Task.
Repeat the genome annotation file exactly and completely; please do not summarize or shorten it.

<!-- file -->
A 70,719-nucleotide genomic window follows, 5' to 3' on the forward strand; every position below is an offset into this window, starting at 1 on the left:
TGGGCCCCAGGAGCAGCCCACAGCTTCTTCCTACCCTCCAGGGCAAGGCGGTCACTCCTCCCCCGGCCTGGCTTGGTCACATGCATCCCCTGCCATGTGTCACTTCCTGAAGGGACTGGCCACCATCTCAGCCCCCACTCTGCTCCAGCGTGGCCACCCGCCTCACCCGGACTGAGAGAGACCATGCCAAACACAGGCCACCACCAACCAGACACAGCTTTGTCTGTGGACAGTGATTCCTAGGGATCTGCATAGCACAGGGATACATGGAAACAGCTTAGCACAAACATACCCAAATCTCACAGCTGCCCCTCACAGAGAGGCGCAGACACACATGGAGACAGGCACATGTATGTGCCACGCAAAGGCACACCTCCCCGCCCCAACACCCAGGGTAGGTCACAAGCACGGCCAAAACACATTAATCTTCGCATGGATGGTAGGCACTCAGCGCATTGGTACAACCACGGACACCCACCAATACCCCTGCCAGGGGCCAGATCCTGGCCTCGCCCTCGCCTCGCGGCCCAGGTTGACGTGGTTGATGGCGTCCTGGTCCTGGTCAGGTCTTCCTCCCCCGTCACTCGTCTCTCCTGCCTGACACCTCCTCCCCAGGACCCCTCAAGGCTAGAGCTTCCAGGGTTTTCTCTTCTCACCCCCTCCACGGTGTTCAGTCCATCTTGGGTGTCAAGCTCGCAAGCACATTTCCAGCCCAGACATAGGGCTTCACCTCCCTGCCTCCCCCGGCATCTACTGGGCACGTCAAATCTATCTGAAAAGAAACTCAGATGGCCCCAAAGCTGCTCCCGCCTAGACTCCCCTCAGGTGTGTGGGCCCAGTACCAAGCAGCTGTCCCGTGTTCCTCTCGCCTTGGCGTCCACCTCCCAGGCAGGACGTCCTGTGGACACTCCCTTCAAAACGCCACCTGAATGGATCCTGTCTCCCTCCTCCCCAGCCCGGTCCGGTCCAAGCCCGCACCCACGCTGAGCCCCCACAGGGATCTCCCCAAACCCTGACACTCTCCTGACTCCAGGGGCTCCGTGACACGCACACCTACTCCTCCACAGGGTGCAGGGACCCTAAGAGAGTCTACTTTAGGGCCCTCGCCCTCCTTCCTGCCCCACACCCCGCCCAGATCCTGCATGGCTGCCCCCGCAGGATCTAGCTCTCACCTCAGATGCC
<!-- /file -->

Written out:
A 70,719-nucleotide genomic window follows, 5' to 3' on the forward strand; every position below is an offset into this window, starting at 1 on the left:
TGGGCCCCAGGAGCAGCCCACAGCTTCTTCCTACCCTCCAGGGCAAGGCGGTCACTCCTCCCCCGGCCTGGCTTGGTCACATGCATCCCCTGCCATGTGTCACTTCCTGAAGGGACTGGCCACCATCTCAGCCCCCACTCTGCTCCAGCGTGGCCACCCGCCTCACCCGGACTGAGAGAGACCATGCCAAACACAGGCCACCACCAACCAGACACAGCTTTGTCTGTGGACAGTGATTCCTAGGGATCTGCATAGCACAGGGATACATGGAAACAGCTTAGCACAAACATACCCAAATCTCACAGCTGCCCCTCACAGAGAGGCGCAGACACACATGGAGACAGGCACATGTATGTGCCACGCAAAGGCACACCTCCCCGCCCCAACACCCAGGGTAGGTCACAAGCACGGCCAAAACACATTAATCTTCGCATGGATGGTAGGCACTCAGCGCATTGGTACAACCACGGACACCCACCAATACCCCTGCCAGGGGCCAGATCCTGGCCTCGCCCTCGCCTCGCGGCCCAGGTTGACGTGGTTGATGGCGTCCTGGTCCTGGTCAGGTCTTCCTCCCCCGTCACTCGTCTCTCCTGCCTGACACCTCCTCCCCAGGACCCCTCAAGGCTAGAGCTTCCAGGGTTTTCTCTTCTCACCCCCTCCACGGTGTTCAGTCCATCTTGGGTGTCAAGCTCGCAAGCACATTTCCAGCCCAGACATAGGGCTTCACCTCCCTGCCTCCCCCGGCATCTACTGGGCACGTCAAATCTATCTGAAAAGAAACTCAGATGGCCCCAAAGCTGCTCCCGCCTAGACTCCCCTCAGGTGTGTGGGCCCAGTACCAAGCAGCTGTCCCGTGTTCCTCTCGCCTTGGCGTCCACCTCCCAGGCAGGACGTCCTGTGGACACTCCCTTCAAAACGCCACCTGAATGGATCCTGTCTCCCTCCTCCCCAGCCCGGTCCGGTCCAAGCCCGCACCCACGCTGAGCCCCCACAGGGATCTCCCCAAACCCTGACACTCTCCTGACTCCAGGGGCTCCGTGACACGCACACCTACTCCTCCACAGGGTGCAGGGACCCTAAGAGAGTCTACTTTAGGGCCCTCGCCCTCCTTCCTGCCCCACACCCCGCCCAGATCCTGCATGGCTGCCCCCGCAGGATCTAGCTCTCACCTCAGATGCC